The students agreed. They designed posters saying “Everyone is welcome” and offered them for sale to teachers and other people in their school.

They sold quickly.

“When we got the first responses to the Google form, I screamed,” said club member Charlotte Sargent. “I jumped up and down. It was so exciting that we had worked on it for months and could finally do something with it. “

After receiving the students’ donation, the leaders of the BUCK team met with them through Zoom to discuss their group and their work.

“I found it really fascinating that they were literally risking their lives,” said Leen Nouri, who was the club’s first member and who came up with his name. “It’s a charitable cause, they only did this to protect the community. That really got me motivated, you know? “

“Yeah, it was really inspiring,” continued Flaherty. “They said they were the people who had guns in their hands earlier in their lives and that they had returned to the community to try to stop the violence that was happening.”

After the money has been collected and the donation made, all students are now determined to collect donations for a good cause again.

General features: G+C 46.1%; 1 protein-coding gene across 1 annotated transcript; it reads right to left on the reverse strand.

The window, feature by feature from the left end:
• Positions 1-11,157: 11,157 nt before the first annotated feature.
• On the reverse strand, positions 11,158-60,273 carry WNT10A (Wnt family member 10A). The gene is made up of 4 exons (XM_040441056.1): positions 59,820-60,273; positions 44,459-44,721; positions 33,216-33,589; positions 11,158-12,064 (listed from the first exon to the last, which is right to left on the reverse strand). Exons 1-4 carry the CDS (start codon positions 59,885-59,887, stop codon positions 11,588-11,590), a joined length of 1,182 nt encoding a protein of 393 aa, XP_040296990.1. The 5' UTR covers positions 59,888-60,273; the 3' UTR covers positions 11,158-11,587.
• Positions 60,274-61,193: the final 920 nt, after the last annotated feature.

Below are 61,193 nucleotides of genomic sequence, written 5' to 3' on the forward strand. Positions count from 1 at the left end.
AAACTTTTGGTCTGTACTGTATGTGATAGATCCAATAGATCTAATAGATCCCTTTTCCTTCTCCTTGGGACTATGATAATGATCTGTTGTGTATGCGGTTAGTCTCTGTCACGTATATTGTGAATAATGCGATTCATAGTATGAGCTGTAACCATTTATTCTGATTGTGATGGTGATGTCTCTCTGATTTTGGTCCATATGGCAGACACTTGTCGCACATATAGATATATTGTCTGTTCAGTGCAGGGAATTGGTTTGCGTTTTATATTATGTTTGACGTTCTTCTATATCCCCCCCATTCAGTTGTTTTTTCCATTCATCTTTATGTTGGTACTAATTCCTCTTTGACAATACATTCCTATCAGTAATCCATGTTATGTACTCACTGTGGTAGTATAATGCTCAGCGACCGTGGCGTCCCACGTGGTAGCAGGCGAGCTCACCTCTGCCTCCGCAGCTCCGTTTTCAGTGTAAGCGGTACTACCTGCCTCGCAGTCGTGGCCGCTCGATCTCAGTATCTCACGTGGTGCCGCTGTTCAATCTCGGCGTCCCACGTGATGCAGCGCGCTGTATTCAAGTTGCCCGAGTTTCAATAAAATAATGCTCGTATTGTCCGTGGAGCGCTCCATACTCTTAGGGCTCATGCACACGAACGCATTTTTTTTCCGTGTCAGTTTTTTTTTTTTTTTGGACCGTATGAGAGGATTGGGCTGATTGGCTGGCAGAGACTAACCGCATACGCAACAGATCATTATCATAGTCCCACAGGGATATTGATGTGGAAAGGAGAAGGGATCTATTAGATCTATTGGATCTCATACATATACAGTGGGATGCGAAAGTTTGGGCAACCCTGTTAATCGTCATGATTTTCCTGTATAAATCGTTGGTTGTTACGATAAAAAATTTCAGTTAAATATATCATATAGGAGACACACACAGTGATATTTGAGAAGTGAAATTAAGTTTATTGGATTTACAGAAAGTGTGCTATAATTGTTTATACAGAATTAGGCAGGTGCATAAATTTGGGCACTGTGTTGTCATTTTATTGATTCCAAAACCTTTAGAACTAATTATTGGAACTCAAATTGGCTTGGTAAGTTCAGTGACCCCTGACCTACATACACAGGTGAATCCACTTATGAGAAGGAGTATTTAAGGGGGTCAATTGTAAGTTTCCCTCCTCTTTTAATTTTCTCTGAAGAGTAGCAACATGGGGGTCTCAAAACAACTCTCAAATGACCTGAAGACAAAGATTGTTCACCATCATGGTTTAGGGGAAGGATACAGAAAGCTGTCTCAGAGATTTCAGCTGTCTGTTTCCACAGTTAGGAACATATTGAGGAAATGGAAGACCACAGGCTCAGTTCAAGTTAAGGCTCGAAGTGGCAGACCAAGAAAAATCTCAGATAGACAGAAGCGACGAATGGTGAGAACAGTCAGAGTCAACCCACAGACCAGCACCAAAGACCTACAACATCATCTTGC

However, whether they do this through the Social Justice Club or some other group is unclear. With the fundraiser closed and the year almost over, the future of the Social Justice Club is in the air. The four senior high school students who regularly attend will all be going to high school next year.

Members are working to recruit younger students to continue their work for the next year. They are also looking at ways to expand the club to other schools in the district.

“I feel like my whole job here is to raise their voices,” said Davis. “So if that’s something you want to do, I’ll work hard to make it happen.”

Metropolis, state to curb confusion over alien occasions in Roswell | Leisure

ROSWELL, NM (AP) – New Mexico tourism officials have raised concerns that people are mistaking a UFO festival for extraterrestrial events in downtown because of searches for similar domain names online.

The 2021 Roswell UFO Festival will receive a marketing boost after the New Mexico Department of Tourism approves it for its Strategic Events Restoration initiative, a pilot program designed to help cultural events move away from the economic decline caused by the pandemic, the Roswell Daily Record , to recover reported.

Public affairs director Juanita Jennings told the Roswell City Council Finance Committee Thursday that the festival was one of 13 special events across the state, selected from more than 100 applicants.

The program will provide a team of event professionals to provide technical assistance, sponsor the events, and provide collaborative funding for promotion. The state has raised messaging concerns, however, as Roswell also hosts its first annual Alien Festival.

City Manager Joe Neeb said the confusion was due in part to online search results for the UFO Festival, which often provide a website for Mainstreet Roswell’s Alien Fest – www.ufofestivalroswell.com. But the official UFO Festival website that launched on Thursday is www.ufofestival.com.